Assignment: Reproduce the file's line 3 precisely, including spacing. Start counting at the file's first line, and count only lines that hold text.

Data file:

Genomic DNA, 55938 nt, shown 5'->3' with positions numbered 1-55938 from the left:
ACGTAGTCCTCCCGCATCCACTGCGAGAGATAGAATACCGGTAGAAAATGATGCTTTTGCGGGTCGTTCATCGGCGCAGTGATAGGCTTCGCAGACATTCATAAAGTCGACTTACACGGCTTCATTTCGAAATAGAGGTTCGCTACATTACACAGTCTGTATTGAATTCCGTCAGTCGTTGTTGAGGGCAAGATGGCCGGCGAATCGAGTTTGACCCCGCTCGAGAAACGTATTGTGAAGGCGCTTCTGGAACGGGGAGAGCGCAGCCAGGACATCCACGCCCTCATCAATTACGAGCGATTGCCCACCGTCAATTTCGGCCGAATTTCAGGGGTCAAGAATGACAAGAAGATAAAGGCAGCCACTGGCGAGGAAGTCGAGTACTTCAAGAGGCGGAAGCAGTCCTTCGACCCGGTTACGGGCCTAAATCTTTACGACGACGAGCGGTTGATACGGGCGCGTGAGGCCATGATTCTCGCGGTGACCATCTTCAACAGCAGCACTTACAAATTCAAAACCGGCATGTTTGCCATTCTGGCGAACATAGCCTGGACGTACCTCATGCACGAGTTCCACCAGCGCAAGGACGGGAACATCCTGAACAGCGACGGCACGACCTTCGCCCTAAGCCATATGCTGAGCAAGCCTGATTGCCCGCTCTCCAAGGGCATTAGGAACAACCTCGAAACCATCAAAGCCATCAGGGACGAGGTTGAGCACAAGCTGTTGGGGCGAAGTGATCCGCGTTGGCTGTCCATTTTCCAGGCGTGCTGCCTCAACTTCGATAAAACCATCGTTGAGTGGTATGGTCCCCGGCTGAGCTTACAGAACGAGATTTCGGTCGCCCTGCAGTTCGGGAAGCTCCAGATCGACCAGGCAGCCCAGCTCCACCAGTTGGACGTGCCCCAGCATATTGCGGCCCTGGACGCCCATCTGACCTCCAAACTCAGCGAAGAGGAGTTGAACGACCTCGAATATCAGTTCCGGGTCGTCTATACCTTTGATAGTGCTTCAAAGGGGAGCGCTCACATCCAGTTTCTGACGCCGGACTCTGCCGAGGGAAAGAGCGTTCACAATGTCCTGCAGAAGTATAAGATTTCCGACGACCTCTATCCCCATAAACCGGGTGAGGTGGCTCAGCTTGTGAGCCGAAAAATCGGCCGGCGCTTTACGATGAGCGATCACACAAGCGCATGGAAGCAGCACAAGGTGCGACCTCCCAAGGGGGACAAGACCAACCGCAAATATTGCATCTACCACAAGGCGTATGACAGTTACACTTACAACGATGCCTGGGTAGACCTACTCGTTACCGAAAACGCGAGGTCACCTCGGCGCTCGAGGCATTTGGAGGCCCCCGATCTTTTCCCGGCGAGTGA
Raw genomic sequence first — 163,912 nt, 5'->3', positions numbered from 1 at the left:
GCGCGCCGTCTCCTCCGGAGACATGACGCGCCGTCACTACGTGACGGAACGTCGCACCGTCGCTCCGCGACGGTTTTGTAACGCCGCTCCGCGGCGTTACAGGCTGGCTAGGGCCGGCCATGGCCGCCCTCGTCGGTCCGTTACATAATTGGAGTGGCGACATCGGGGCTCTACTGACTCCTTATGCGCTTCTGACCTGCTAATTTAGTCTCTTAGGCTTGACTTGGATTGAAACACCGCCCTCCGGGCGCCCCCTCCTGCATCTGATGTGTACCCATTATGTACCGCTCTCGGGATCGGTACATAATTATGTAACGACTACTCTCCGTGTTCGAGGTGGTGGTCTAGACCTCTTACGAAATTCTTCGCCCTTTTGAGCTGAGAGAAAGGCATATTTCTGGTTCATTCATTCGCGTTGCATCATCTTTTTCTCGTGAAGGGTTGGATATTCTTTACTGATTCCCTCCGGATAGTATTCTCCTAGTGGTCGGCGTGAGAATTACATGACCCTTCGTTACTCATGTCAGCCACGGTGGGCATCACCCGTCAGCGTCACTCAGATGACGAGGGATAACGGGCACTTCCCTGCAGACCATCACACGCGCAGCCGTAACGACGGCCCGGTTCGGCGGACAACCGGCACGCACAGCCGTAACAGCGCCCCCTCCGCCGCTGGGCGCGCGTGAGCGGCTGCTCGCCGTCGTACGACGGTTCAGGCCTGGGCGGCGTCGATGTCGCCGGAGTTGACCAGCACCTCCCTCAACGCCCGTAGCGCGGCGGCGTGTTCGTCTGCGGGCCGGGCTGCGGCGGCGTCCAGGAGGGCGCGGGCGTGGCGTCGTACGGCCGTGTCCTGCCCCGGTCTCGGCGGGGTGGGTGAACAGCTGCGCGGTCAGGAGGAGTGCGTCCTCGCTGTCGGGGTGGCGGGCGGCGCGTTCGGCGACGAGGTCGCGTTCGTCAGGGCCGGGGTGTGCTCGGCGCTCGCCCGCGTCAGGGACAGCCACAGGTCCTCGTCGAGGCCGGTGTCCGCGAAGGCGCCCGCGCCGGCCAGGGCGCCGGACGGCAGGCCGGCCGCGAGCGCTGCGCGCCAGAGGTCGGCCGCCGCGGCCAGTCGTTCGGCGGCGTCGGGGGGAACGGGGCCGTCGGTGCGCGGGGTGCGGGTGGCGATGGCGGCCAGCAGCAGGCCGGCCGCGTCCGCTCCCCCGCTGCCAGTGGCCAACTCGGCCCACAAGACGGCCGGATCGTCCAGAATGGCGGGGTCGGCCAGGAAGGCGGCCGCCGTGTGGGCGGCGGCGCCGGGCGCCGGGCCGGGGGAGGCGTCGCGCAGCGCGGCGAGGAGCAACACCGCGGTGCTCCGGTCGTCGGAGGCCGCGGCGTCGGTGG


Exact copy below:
Raw genomic sequence first — 163,912 nt, 5'->3', positions numbered from 1 at the left: